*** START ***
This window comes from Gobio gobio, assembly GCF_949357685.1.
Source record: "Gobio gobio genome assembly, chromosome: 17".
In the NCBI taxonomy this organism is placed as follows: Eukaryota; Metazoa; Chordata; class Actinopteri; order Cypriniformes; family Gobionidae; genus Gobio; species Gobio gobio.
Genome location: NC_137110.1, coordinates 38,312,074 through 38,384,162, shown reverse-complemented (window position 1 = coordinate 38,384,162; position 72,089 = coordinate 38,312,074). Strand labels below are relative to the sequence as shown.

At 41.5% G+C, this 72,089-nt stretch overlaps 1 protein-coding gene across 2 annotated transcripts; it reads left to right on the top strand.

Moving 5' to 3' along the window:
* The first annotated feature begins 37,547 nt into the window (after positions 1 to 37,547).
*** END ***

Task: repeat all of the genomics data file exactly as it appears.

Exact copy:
This window comes from Gobio gobio, assembly GCF_949357685.1.
Source record: "Gobio gobio genome assembly, chromosome: 17".
In the NCBI taxonomy this organism is placed as follows: Eukaryota; Metazoa; Chordata; class Actinopteri; order Cypriniformes; family Gobionidae; genus Gobio; species Gobio gobio.
Genome location: NC_137110.1, coordinates 38,312,074 through 38,384,162, shown reverse-complemented (window position 1 = coordinate 38,384,162; position 72,089 = coordinate 38,312,074). Strand labels below are relative to the sequence as shown.

At 41.5% G+C, this 72,089-nt stretch overlaps 1 protein-coding gene across 2 annotated transcripts; it reads left to right on the top strand.

Moving 5' to 3' along the window:
* The first annotated feature begins 37,547 nt into the window (after positions 1 to 37,547).